MATTOCKS V. BAKER.
become due; and, so far as is disc,losed, the same principles of law would control the decision of the circuit court as would have been administered if the case had been tried in the state court. Baker's rights would have been equally assured to him in one court as the other, and the court cannot discover inwhat manner any fraud has been practiced upon him by the action being instituted in the circuit court. From the testimony it is quite certain that Jacob C. Baker was fully advised about these proceedings, and that the suit against him was to be commenced for his wife's benefit before the circuit court in the name of Sunderland. No steps were taken by Baker to prevent this course. He might easily have defeated it if he had chosen so to do, but on the contrary he assented thereto, if he was not the originator and promoter of the purpose, and he cannot, therefore, in any sense, claim to have been the victim of any fraud by jurisdiction thus obtained. Consensus tollet errorem. But,it is said, if these proceedings did not in any way defraud Baker, they were a fraud upon the circuit court, and that jurisdiction was thereby devolved upon that court, and it was made to assume jurisdiction, and pass upon the rights of parties when they were both citizens of Maine, and that, within the principles of Barney v. Baltimore, 6 Wall. - , a fraud was practiced upon the court. It is sufficient to say that the course here adopted does not meet with the approval of the court; aIld, if the objection had been properly taken at the right moment, the circuit court would not have assumed jurisdiction thus improperly thrust upon it. In that case it is said that when there is a fictitious transfer of property, thegrantor retaining all his real interest, and the deed being made merely to give jurisdiction, the court will not, under such circumstances, give effect to what is a fraud upon the court, and is nothing more. The fraud, therefore, in such a case, according to· this opinion, is practiced upon the court, and not upon the bankrupt. This objection was one which, so far as the rights of' the bankoo.pt are involved, he could waive or assert as he should think best, and, if he intended to rely upon it, should, by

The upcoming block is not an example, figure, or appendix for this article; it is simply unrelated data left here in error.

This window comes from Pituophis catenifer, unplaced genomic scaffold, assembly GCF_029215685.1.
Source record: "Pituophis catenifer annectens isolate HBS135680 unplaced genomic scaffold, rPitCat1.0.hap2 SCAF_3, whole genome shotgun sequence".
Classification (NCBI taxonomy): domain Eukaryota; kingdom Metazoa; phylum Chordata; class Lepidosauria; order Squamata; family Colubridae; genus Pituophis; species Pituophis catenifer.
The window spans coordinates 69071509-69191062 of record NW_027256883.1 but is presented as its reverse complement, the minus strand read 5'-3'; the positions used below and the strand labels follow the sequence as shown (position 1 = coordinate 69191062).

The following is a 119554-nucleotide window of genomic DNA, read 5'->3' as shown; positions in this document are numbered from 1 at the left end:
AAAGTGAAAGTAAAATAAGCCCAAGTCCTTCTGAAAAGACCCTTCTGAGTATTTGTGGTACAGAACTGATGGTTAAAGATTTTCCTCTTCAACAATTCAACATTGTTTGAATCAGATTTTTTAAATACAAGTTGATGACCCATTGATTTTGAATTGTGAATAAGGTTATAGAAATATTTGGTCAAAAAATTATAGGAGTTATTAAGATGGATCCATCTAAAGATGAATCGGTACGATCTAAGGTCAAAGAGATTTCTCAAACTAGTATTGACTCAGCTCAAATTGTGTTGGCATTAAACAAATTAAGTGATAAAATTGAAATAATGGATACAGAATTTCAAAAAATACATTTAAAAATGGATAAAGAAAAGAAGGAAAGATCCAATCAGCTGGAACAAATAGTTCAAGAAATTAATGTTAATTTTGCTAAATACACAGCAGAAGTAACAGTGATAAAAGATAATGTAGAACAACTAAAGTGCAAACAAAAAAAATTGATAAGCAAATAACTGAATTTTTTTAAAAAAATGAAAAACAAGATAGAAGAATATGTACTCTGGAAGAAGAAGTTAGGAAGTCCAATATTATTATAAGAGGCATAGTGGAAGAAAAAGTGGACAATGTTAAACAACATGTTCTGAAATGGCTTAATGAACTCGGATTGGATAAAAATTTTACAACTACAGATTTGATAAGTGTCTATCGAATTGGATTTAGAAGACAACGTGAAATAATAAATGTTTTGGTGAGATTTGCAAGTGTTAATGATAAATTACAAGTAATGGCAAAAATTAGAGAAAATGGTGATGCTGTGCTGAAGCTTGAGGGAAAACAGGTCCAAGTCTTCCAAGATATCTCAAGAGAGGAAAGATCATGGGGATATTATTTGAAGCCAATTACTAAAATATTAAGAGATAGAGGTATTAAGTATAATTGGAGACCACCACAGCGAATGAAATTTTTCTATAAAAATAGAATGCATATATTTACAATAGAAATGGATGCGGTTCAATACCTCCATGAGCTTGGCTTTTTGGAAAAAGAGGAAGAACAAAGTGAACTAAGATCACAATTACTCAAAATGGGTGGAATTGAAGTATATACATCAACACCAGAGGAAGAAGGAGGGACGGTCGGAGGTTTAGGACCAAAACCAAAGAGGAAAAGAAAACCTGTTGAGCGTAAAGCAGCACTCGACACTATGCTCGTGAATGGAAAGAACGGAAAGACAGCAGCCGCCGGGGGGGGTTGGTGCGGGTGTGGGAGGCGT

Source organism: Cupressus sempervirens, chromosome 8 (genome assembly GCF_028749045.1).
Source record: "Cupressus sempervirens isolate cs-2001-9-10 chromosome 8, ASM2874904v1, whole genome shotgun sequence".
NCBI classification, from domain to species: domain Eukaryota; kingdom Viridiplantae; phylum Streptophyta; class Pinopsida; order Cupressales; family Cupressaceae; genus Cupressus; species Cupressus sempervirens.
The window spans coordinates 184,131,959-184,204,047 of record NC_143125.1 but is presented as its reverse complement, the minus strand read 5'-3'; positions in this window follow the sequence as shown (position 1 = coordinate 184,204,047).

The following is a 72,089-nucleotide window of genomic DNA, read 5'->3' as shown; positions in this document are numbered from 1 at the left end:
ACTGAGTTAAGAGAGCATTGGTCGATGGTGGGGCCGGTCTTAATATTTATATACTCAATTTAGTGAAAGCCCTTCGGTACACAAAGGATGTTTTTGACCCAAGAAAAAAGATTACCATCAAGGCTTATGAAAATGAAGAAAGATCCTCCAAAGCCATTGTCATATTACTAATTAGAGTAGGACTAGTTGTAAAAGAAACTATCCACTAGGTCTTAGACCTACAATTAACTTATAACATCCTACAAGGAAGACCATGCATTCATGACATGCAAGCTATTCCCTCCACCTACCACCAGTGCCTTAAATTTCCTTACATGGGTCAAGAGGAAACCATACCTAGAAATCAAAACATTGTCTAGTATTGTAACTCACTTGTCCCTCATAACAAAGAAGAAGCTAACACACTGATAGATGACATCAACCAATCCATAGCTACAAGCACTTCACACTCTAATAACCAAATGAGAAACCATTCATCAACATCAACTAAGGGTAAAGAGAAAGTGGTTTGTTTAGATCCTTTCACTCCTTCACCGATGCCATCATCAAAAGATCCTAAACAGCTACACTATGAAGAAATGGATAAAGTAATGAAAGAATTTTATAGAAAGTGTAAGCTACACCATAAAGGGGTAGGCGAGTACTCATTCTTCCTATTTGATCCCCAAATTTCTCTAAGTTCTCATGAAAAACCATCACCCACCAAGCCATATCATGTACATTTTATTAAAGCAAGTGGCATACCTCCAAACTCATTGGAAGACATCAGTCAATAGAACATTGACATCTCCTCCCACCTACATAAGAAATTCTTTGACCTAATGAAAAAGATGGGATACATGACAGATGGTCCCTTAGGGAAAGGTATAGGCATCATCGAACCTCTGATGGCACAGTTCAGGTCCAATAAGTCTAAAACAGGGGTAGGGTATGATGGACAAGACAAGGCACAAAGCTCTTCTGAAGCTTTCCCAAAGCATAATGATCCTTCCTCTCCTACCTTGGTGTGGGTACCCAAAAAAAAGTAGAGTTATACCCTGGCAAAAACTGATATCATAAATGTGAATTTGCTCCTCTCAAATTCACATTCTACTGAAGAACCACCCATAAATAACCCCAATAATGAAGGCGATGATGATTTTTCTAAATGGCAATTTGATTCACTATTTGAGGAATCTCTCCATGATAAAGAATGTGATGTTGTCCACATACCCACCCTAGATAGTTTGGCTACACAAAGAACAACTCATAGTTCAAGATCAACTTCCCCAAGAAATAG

plea, have duly presented the same to the court, or otherwise he would be debarred from aeserting it. This was not done by him. The defence of want of jurisdiction under such circumstances is purely technical, and the bankrupt has chosen not to present it and insist upon it. Creditors of the bankl'upt are in no respect damnified by the conduct of the bankrupt. Whatever their rights may have been they are still in full force,. and nothing has transpired which can in any way injure anyone of the creditors. It is said very often in the books that an assignee in bankruptcy is not estopped by fraud of the bankrupt, but by this is understood a fraud which in some way may prove detrimental to the rights of creditors. The circuit court has prescribed its rules as to the methods and times at which objections to its jurisdiction must be presented for determination, and if, upon the record as it stands, the court has jurisdiction, and the defendant does not, within the rules, make manifest his objection, he will be forever estopped from availing himself of it; and so, likewise, will be all other parties who are in privity with such defendant. If a party has in apt words duly averred his citizenship, in an action instituted by him in the circuit court, and the defendant at the proper time fails to controvert it, the question of citizenship is no longer open to inquiry, either on the part of the defendant or anyone claiming under him, antiJ according to well-settled principles his assignee in bankruptcJ cannot be heard to deny such citizenship of the plaintiff. The case is clearly within the rule hereinbefore stated, as taken from the opinion of the supreme court in Yeapman v. Savings Institu-tion. If the court is willing to accept the allegations and assume jurisdiction, and hear and determine the cause, all the fraud which has been perpetrated has been practiced upon the court, and in the present case, in the opinion of the court, each party has been alike involved in it. The court has thus been induced to act and assume a jurisdiction which it should not have been called upon to do, but the judgment itself is entirely valid, and the rights of the parties cannot be said to